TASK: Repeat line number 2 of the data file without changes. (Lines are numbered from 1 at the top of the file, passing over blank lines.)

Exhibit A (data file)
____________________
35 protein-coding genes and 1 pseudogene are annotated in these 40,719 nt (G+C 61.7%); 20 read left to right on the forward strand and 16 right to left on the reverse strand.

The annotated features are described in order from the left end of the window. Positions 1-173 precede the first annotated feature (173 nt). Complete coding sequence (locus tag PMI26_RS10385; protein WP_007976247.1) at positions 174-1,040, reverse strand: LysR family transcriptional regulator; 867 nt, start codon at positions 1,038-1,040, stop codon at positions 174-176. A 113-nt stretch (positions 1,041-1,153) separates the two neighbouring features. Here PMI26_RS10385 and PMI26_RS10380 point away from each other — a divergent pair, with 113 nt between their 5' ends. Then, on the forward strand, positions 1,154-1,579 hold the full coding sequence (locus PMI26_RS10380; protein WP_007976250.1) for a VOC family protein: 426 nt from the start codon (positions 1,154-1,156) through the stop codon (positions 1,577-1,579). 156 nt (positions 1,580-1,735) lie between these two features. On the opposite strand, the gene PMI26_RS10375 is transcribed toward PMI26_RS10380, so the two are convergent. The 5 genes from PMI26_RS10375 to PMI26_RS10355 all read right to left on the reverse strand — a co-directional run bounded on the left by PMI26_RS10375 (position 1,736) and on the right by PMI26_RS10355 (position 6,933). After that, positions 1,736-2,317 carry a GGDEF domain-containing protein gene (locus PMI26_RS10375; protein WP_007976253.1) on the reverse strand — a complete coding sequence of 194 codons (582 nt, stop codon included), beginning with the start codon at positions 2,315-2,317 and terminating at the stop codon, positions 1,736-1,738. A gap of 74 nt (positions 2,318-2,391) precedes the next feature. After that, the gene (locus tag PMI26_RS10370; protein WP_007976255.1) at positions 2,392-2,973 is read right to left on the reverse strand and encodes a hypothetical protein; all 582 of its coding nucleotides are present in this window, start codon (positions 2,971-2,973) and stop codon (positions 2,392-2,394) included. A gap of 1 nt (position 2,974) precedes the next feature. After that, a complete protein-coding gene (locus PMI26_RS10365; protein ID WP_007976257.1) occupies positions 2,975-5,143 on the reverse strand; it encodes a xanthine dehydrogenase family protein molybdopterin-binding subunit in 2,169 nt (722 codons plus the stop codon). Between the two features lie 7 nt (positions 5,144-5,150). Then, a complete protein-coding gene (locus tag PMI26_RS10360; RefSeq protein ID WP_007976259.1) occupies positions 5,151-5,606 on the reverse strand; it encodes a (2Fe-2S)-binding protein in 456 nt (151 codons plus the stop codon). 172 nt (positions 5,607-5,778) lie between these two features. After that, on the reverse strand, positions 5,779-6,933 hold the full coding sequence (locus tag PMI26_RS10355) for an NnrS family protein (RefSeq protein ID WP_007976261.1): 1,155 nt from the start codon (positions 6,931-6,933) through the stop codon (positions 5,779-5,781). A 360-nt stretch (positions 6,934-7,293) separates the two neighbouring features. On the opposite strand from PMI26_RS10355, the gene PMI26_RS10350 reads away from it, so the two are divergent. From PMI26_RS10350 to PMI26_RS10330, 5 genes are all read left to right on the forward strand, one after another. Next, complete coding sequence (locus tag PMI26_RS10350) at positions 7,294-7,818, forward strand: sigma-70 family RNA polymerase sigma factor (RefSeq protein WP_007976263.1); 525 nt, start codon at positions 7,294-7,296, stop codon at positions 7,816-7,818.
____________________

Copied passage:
The annotated features are described in order from the left end of the window. Positions 1-173 precede the first annotated feature (173 nt). Complete coding sequence (locus tag PMI26_RS10385; protein WP_007976247.1) at positions 174-1,040, reverse strand: LysR family transcriptional regulator; 867 nt, start codon at positions 1,038-1,040, stop codon at positions 174-176. A 113-nt stretch (positions 1,041-1,153) separates the two neighbouring features. Here PMI26_RS10385 and PMI26_RS10380 point away from each other — a divergent pair, with 113 nt between their 5' ends. Then, on the forward strand, positions 1,154-1,579 hold the full coding sequence (locus PMI26_RS10380; protein WP_007976250.1) for a VOC family protein: 426 nt from the start codon (positions 1,154-1,156) through the stop codon (positions 1,577-1,579). 156 nt (positions 1,580-1,735) lie between these two features. On the opposite strand, the gene PMI26_RS10375 is transcribed toward PMI26_RS10380, so the two are convergent. The 5 genes from PMI26_RS10375 to PMI26_RS10355 all read right to left on the reverse strand — a co-directional run bounded on the left by PMI26_RS10375 (position 1,736) and on the right by PMI26_RS10355 (position 6,933). After that, positions 1,736-2,317 carry a GGDEF domain-containing protein gene (locus PMI26_RS10375; protein WP_007976253.1) on the reverse strand — a complete coding sequence of 194 codons (582 nt, stop codon included), beginning with the start codon at positions 2,315-2,317 and terminating at the stop codon, positions 1,736-1,738. A gap of 74 nt (positions 2,318-2,391) precedes the next feature. After that, the gene (locus tag PMI26_RS10370; protein WP_007976255.1) at positions 2,392-2,973 is read right to left on the reverse strand and encodes a hypothetical protein; all 582 of its coding nucleotides are present in this window, start codon (positions 2,971-2,973) and stop codon (positions 2,392-2,394) included. A gap of 1 nt (position 2,974) precedes the next feature. After that, a complete protein-coding gene (locus PMI26_RS10365; protein ID WP_007976257.1) occupies positions 2,975-5,143 on the reverse strand; it encodes a xanthine dehydrogenase family protein molybdopterin-binding subunit in 2,169 nt (722 codons plus the stop codon). Between the two features lie 7 nt (positions 5,144-5,150). Then, a complete protein-coding gene (locus tag PMI26_RS10360; RefSeq protein ID WP_007976259.1) occupies positions 5,151-5,606 on the reverse strand; it encodes a (2Fe-2S)-binding protein in 456 nt (151 codons plus the stop codon). 172 nt (positions 5,607-5,778) lie between these two features. After that, on the reverse strand, positions 5,779-6,933 hold the full coding sequence (locus tag PMI26_RS10355) for an NnrS family protein (RefSeq protein ID WP_007976261.1): 1,155 nt from the start codon (positions 6,931-6,933) through the stop codon (positions 5,779-5,781). A 360-nt stretch (positions 6,934-7,293) separates the two neighbouring features. On the opposite strand from PMI26_RS10355, the gene PMI26_RS10350 reads away from it, so the two are divergent. From PMI26_RS10350 to PMI26_RS10330, 5 genes are all read left to right on the forward strand, one after another. Next, complete coding sequence (locus tag PMI26_RS10350) at positions 7,294-7,818, forward strand: sigma-70 family RNA polymerase sigma factor (RefSeq protein WP_007976263.1); 525 nt, start codon at positions 7,294-7,296, stop codon at positions 7,816-7,818.